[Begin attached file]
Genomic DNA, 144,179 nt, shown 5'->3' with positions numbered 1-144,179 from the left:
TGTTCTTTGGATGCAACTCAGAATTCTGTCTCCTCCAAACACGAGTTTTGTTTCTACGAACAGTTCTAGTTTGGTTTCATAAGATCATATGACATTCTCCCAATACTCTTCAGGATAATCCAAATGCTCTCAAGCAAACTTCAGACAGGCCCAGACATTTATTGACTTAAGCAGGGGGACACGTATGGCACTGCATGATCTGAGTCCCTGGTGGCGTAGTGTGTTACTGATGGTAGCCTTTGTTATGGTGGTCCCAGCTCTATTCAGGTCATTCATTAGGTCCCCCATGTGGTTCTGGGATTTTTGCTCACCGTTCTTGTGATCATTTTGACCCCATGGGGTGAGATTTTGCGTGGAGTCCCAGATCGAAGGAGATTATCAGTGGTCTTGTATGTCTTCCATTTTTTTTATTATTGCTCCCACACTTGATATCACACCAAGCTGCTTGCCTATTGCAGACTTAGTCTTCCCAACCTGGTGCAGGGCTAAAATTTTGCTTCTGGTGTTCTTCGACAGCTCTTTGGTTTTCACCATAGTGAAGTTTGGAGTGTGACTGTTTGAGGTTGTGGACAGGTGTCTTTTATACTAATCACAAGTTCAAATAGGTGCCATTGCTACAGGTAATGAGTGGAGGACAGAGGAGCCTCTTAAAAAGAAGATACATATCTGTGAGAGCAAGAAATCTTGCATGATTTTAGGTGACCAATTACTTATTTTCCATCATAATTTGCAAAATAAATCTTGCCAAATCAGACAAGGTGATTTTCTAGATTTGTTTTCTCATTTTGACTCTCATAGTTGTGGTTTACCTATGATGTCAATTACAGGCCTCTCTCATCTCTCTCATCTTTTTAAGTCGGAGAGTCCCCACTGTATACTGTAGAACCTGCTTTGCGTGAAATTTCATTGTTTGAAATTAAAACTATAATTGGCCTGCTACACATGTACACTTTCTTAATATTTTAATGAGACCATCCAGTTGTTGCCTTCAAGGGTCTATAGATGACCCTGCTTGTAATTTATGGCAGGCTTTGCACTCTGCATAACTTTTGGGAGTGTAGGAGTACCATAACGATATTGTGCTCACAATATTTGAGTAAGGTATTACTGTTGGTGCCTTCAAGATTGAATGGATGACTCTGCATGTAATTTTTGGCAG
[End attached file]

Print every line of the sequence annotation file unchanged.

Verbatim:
Genomic DNA, 144,179 nt, shown 5'->3' with positions numbered 1-144,179 from the left:
TGTTCTTTGGATGCAACTCAGAATTCTGTCTCCTCCAAACACGAGTTTTGTTTCTACGAACAGTTCTAGTTTGGTTTCATAAGATCATATGACATTCTCCCAATACTCTTCAGGATAATCCAAATGCTCTCAAGCAAACTTCAGACAGGCCCAGACATTTATTGACTTAAGCAGGGGGACACGTATGGCACTGCATGATCTGAGTCCCTGGTGGCGTAGTGTGTTACTGATGGTAGCCTTTGTTATGGTGGTCCCAGCTCTATTCAGGTCATTCATTAGGTCCCCCATGTGGTTCTGGGATTTTTGCTCACCGTTCTTGTGATCATTTTGACCCCATGGGGTGAGATTTTGCGTGGAGTCCCAGATCGAAGGAGATTATCAGTGGTCTTGTATGTCTTCCATTTTTTTTATTATTGCTCCCACACTTGATATCACACCAAGCTGCTTGCCTATTGCAGACTTAGTCTTCCCAACCTGGTGCAGGGCTAAAATTTTGCTTCTGGTGTTCTTCGACAGCTCTTTGGTTTTCACCATAGTGAAGTTTGGAGTGTGACTGTTTGAGGTTGTGGACAGGTGTCTTTTATACTAATCACAAGTTCAAATAGGTGCCATTGCTACAGGTAATGAGTGGAGGACAGAGGAGCCTCTTAAAAAGAAGATACATATCTGTGAGAGCAAGAAATCTTGCATGATTTTAGGTGACCAATTACTTATTTTCCATCATAATTTGCAAAATAAATCTTGCCAAATCAGACAAGGTGATTTTCTAGATTTGTTTTCTCATTTTGACTCTCATAGTTGTGGTTTACCTATGATGTCAATTACAGGCCTCTCTCATCTCTCTCATCTTTTTAAGTCGGAGAGTCCCCACTGTATACTGTAGAACCTGCTTTGCGTGAAATTTCATTGTTTGAAATTAAAACTATAATTGGCCTGCTACACATGTACACTTTCTTAATATTTTAATGAGACCATCCAGTTGTTGCCTTCAAGGGTCTATAGATGACCCTGCTTGTAATTTATGGCAGGCTTTGCACTCTGCATAACTTTTGGGAGTGTAGGAGTACCATAACGATATTGTGCTCACAATATTTGAGTAAGGTATTACTGTTGGTGCCTTCAAGATTGAATGGATGACTCTGCATGTAATTTTTGGCAG